The air pressure on Mars is about 1% that of Earth's at sea level. But wind speeds on Mars can be higher, up to maybe 60 mph sustained (actually I have come across several different figures, some going very high indeed.)

So if you hold your hand out in a 60 mph wind that is 1% the density of air, can you feel it? Would you feel the pressure against your back? Could it blow you over? Could it blow a landing vehicle over, as in Weir's book, The Martian? Thank you!

(edit) This question appears to be the same as the other question (asking what it would "feel like to be in a Martian dust storm"), but in the full post it is clear that question is really whether or not the sand in Martian windstorms would be abrasive. I am asking, literally and exactly, whether or not you could feel the wind as pressure on your body; my question has nothing to do with sand. The wind speed is often higher than on Earth, but the atmospheric density is far lower, making this a worthy question, I feel.

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    $\begingroup$ Related question: space.stackexchange.com/questions/2621/… $\endgroup$
    – Hobbes
    Jun 2 '15 at 8:25
  • $\begingroup$ I would retract my close vote, if you could make the distinction to the question that Hobbes linked to clearer. What Martian wind feels like was already asked&answered. Maybe you should ask specifically with all the details given in the book, if that tipping scenario is realistic. (and btw: he would have certainly poisoned himself with the hydrazine). $\endgroup$ Jun 2 '15 at 10:56
  • $\begingroup$ Small point to add, but you'd weigh less on Mars, so you'd get blown over more easily, but, even so, the atmosphere on Mars likely couldn't do it. There's a cute article about astronauts losing their balance on the moon because the low gravity was confusing to them. Our bodies depend on gravity to know which way is up and down. Mars however, has enough gravity that this shouldn't be a problem, but on the moon, a light breeze might knock a person over. space.com/27029-moon-gravity-falling-astronauts.html $\endgroup$
    – userLTK
    Jun 3 '15 at 9:57
  • $\begingroup$ I've seen him talk, and Weir admits that the winds wouldn't have been strong enough. Too bad they kept it in the movie... $\endgroup$ Jan 4 '16 at 18:26
  • $\begingroup$ I don't have an answer, but keep in mind that Martian "sand" is very, very fine, so it can certainly fly fast, and may be what you're feeling. $\endgroup$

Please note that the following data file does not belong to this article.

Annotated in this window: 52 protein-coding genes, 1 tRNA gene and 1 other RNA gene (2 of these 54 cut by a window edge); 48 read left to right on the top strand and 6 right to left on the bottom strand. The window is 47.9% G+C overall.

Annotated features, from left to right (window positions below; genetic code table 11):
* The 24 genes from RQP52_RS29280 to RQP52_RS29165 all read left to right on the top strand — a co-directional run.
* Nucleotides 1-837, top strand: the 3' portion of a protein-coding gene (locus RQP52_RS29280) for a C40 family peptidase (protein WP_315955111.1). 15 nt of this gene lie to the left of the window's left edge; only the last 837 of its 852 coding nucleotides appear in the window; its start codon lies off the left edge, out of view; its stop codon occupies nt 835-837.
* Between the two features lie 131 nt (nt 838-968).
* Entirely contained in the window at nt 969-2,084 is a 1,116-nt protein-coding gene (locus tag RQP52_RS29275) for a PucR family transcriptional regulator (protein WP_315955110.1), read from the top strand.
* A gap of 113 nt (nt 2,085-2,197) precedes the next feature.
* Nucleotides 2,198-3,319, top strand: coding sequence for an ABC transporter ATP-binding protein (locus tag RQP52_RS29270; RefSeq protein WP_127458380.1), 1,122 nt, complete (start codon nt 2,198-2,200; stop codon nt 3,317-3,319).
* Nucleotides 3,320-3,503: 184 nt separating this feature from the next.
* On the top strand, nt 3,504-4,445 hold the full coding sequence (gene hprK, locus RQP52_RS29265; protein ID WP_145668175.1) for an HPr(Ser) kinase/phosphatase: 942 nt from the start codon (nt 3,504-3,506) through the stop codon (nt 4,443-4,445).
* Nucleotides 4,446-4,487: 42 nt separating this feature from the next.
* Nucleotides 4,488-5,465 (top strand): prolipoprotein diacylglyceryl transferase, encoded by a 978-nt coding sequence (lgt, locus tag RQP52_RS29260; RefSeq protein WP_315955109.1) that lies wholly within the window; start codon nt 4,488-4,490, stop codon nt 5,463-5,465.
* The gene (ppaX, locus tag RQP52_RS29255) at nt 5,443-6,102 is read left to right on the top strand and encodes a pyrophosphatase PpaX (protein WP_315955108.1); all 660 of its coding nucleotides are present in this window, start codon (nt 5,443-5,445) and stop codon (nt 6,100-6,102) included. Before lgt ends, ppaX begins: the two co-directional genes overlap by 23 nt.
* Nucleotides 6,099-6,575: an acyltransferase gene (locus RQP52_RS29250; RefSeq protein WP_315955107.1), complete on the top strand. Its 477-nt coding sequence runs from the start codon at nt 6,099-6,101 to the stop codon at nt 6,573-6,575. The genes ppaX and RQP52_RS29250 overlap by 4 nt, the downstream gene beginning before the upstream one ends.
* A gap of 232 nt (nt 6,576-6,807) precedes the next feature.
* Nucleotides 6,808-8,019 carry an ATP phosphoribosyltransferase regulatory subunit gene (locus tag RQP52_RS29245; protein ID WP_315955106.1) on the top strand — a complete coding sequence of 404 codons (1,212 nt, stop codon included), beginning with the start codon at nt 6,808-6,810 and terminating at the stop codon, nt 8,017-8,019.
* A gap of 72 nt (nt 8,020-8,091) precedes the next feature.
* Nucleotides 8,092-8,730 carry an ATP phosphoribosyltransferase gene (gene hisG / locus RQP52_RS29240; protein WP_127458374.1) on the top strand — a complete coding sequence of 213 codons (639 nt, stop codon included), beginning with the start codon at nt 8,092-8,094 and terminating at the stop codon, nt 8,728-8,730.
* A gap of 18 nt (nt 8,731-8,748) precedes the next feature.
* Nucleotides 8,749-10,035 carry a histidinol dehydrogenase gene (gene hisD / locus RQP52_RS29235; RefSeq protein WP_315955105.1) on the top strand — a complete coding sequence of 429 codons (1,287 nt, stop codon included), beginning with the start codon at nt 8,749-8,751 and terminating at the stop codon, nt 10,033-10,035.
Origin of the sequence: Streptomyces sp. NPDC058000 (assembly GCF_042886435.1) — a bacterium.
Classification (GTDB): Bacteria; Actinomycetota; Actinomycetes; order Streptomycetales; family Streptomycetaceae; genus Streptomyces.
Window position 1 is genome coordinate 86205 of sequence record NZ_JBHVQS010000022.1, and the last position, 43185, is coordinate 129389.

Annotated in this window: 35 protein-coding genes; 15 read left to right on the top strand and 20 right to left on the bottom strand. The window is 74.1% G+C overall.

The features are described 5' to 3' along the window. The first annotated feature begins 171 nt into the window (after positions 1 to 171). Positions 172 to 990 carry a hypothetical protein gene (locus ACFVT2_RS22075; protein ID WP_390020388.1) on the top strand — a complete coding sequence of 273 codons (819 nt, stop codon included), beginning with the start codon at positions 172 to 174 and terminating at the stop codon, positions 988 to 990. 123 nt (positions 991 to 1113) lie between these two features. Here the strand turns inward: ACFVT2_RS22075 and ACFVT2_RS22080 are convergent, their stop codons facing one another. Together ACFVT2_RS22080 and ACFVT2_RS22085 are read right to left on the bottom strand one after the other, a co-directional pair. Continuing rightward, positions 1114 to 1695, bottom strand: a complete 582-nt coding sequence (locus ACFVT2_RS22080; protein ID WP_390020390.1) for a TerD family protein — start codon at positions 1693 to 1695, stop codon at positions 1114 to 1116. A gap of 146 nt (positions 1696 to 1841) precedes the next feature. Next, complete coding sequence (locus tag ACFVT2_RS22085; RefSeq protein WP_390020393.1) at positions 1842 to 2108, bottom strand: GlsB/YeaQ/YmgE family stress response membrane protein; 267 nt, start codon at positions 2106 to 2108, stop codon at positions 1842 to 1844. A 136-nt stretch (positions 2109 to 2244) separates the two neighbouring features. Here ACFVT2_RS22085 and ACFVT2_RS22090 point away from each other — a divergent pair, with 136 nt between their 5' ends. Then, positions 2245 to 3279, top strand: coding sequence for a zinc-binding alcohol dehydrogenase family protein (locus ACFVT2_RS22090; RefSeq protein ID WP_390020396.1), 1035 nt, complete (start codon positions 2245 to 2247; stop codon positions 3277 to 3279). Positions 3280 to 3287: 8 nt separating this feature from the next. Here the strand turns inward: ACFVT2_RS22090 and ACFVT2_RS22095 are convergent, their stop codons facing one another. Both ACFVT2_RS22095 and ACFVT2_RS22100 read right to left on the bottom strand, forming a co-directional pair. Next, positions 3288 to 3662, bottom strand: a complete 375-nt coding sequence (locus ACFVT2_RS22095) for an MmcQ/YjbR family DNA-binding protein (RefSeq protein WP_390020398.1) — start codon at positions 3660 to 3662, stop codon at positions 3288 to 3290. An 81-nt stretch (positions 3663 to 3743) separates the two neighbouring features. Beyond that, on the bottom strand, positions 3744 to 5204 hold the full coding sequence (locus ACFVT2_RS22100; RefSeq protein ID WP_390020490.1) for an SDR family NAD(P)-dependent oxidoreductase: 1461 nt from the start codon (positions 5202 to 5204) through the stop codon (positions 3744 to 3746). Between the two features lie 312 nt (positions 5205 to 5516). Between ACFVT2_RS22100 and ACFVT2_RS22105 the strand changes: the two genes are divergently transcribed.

– Mikey
    Jan 5 '16 at 21:52

Let's do some Maths!

The pressure exerted by wind is dynamic pressure, or velocity pressure and it is given by the formula,

${q}$ ${=}$ ${0.5{\rho}v^2}$

where ${q}$ is the pressure, ${\rho}$ is the density of the atmosphere & ${v}$ is the velocity (speed) of the wind.

From the NASA Mars Fact Sheet, the density of air on Mars is about ${0.020}$ ${kg/m^3}$ and from Wikipedia the density of air on Earth, at sea level is ${1.225}$ ${kg/m^3}$. A significant difference of densities.

Using your wind speed of 60 mph, this is 96.54 km/h or 26.817 m/s.

A wind on Earth with this speed would exert a pressure of:

${q_E}$ ${=}$ ${0.5(1.225)(26.817)^2}$ ${=}$ ${440.480}$ ${Pa}$

The pressure from such a wind on Mars would be:

${q_M}$ ${=}$ ${0.5(0.02)(26.817)^2}$ ${=}$ ${7.192}$ ${Pa}$

For a wind on Earth to exert the same pressure as that on Mars, its speed would need to be lower. By manipulating the dynamic pressure equation, the speed would be:

${v}$ ${=}$ ${[2q/{\rho}]}$${^1}$${^/}$${^2}$

${v}$ ${=}$ ${[2(7.192)/1.225]}$${^1}$${^/}$${^2}$ ${=}$ ${3.427}$ ${m/s}$ ${=}$ ${7.667}$ ${mph}$,

Wind on Earth, with a speed of ${7.7}$ ${mph}$, exerting a wind pressure of ${7.2}$ ${Pa}$ will not blow over a landing vehicle thus, a wind on Mars with a speed of ${60}$ ${mph}$, exerting the same pressure of ${7.2}$ ${Pa}$ would not blow over a landing vehicle.

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    $\begingroup$ You are not taking into account the lower gravity. Also, if I remember correctly the wind was faster in the book. $\endgroup$ Jun 3 '15 at 10:35